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Science project chills elementary student to the bone

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By Ron Benningfield

Good ol’ country music not only is, as the song says, “here to stay,” it also may help lessen the sensitivity to pain.
That’s according to the results of an experiment by Sam Grant, a fifth-grade student at Abraham Lincoln Elementary School who was participating in the district science fair where judging was completed March 19 at ALES.
“My question I wanted to investigate was, ‘Can people in pain be distracted by other things that can lessen that pain?’” Grant said.  
In order to answer the question, he measured the amount of time he, his mother Kim, and sister Celeste could keep a bare foot soaking in a pan of ice water while using different distractors – listening to country music, playing video games, watching television, working a crossword puzzle or eating Lemonheads (sour candy).
The three experimented with a different distractor each day. Results showed all three participants lasted the longest while listening to music, according to Grant’s documentation.  
“I was able to keep my foot in the ice water seven minutes and one second while listening to country music; six minutes, 30 seconds playing video games; and a little over a minute watching TV,” Grant said.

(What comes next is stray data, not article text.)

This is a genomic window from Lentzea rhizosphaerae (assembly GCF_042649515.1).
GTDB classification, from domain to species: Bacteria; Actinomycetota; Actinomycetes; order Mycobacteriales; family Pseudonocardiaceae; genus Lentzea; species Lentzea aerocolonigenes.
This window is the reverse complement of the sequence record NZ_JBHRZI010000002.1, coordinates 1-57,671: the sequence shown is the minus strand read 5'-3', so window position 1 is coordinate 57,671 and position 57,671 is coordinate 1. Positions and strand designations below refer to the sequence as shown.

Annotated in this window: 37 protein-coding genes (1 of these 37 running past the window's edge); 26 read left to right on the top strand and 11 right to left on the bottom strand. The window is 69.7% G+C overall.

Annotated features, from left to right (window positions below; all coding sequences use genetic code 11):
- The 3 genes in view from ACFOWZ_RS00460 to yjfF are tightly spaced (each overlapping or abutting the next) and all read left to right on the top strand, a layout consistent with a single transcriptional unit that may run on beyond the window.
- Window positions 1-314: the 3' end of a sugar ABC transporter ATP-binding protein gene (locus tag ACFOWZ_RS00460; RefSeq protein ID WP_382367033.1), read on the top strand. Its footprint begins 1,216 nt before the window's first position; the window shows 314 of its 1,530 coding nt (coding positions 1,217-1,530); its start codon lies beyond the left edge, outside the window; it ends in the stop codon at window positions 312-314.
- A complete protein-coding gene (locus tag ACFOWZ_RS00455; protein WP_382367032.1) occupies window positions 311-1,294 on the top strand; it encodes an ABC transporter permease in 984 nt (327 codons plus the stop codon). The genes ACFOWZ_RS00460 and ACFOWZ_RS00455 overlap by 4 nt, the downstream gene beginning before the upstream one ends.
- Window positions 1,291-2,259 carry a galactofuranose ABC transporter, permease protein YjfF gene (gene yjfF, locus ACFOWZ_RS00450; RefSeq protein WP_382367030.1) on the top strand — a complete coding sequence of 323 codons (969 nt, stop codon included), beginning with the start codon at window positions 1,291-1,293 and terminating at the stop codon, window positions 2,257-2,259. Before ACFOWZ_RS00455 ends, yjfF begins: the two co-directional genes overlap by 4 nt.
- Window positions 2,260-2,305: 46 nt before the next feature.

Though he couldn’t recall the name of the song that eased his pain the most, some might think changing Hank Williams’ “Cold, Cold Heart” to “Cold, Cold Feet” might be fitting.
Other demonstration and investigation project topics ranged from “Which covering will help keep an apple freshest the longest?” (finding: best was aluminum foil) to “What secondary colors are formed from mixing primary colors?”  
Students chose their own topics, but had to show they had used scientific methods in coming up with their conclusions. For investigative projects, judges looked at the students’ hypotheses, materials and methods used, their data and conclusions.
For models, they were required to have on a presentation board a diagram documenting research, to show the scientific concepts used in the construction of their model and to indicate how their research and findings were connected to real world applications.
Judging the projects which students from ALES and Hodgenville Elementary School entered were Denise Skaggs - district supervisor; Patrick Wallace - Dow Corning Quality Team Leader; Brian Lafollette - Dow Corning Union President and mechanical technician; Reggie Twyman - retired teacher; Stacy Lyon and Jim Wieland - parents; Kimberly Grant -former teacher; and Penny Cecil and Amber Thurman - principals.
Winners: Kindergarten (all investigations) 1. Andrew Rutledge 2. Macy Stillwell 3. Caleb Hack. First Grade (all investigations) 1. Nate Zsedenyi 2. Alex Loyall 3. Haley Dile.   
Second Grade Investigations 1. Biven Turner 2. Katelyn Eads 3. Haley Thompson.  Model/Demonstrations 1. Mallory Riggs 2. Zoe Van Riper 3. Maddy Wiatr.
Third Grade Investigations 1. Nick Vazquez 2. Bethany Blair 3. Simon Coy and Samantha Martin (tie).    
Third Grade Model/Demonstrations 1.Addie Cundiff.
Fourth Grade Investigations 1. Malerie Skaggs 2. Zachary Duvall 3. Hope Page.
Fourth Grade Model/Demonstrations 1. Jacob Cundiff.
Fifth Grade Investigations 1. Mary Gearon 2. Maddy Poirier 3. Jacob Rutledge.